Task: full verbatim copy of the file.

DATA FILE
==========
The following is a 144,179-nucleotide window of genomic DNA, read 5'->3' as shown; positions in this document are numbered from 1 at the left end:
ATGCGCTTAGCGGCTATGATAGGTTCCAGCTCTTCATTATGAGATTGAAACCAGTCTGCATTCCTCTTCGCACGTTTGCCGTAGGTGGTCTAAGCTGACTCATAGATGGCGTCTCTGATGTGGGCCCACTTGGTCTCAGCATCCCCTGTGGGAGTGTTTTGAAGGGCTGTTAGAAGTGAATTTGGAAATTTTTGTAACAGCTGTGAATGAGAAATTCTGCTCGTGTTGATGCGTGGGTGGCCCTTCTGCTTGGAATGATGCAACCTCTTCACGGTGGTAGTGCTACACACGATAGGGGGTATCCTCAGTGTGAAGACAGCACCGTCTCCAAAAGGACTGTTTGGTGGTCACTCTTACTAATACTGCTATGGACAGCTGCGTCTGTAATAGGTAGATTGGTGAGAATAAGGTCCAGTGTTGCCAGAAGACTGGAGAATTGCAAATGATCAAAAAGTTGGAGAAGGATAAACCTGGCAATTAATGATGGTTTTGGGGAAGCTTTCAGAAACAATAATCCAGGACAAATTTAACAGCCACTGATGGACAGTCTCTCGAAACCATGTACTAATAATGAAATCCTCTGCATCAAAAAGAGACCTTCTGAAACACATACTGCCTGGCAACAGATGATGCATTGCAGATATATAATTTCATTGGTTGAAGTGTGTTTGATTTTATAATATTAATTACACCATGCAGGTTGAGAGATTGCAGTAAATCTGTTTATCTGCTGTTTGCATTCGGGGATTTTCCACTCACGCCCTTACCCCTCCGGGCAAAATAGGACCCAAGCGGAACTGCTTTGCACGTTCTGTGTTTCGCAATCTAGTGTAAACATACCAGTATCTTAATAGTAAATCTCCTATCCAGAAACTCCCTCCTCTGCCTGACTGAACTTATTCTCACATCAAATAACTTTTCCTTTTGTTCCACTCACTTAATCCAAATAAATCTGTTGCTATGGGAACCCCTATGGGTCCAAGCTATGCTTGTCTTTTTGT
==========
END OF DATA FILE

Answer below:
The following is a 144,179-nucleotide window of genomic DNA, read 5'->3' as shown; positions in this document are numbered from 1 at the left end:
ATGCGCTTAGCGGCTATGATAGGTTCCAGCTCTTCATTATGAGATTGAAACCAGTCTGCATTCCTCTTCGCACGTTTGCCGTAGGTGGTCTAAGCTGACTCATAGATGGCGTCTCTGATGTGGGCCCACTTGGTCTCAGCATCCCCTGTGGGAGTGTTTTGAAGGGCTGTTAGAAGTGAATTTGGAAATTTTTGTAACAGCTGTGAATGAGAAATTCTGCTCGTGTTGATGCGTGGGTGGCCCTTCTGCTTGGAATGATGCAACCTCTTCACGGTGGTAGTGCTACACACGATAGGGGGTATCCTCAGTGTGAAGACAGCACCGTCTCCAAAAGGACTGTTTGGTGGTCACTCTTACTAATACTGCTATGGACAGCTGCGTCTGTAATAGGTAGATTGGTGAGAATAAGGTCCAGTGTTGCCAGAAGACTGGAGAATTGCAAATGATCAAAAAGTTGGAGAAGGATAAACCTGGCAATTAATGATGGTTTTGGGGAAGCTTTCAGAAACAATAATCCAGGACAAATTTAACAGCCACTGATGGACAGTCTCTCGAAACCATGTACTAATAATGAAATCCTCTGCATCAAAAAGAGACCTTCTGAAACACATACTGCCTGGCAACAGATGATGCATTGCAGATATATAATTTCATTGGTTGAAGTGTGTTTGATTTTATAATATTAATTACACCATGCAGGTTGAGAGATTGCAGTAAATCTGTTTATCTGCTGTTTGCATTCGGGGATTTTCCACTCACGCCCTTACCCCTCCGGGCAAAATAGGACCCAAGCGGAACTGCTTTGCACGTTCTGTGTTTCGCAATCTAGTGTAAACATACCAGTATCTTAATAGTAAATCTCCTATCCAGAAACTCCCTCCTCTGCCTGACTGAACTTATTCTCACATCAAATAACTTTTCCTTTTGTTCCACTCACTTAATCCAAATAAATCTGTTGCTATGGGAACCCCTATGGGTCCAAGCTATGCTTGTCTTTTTGT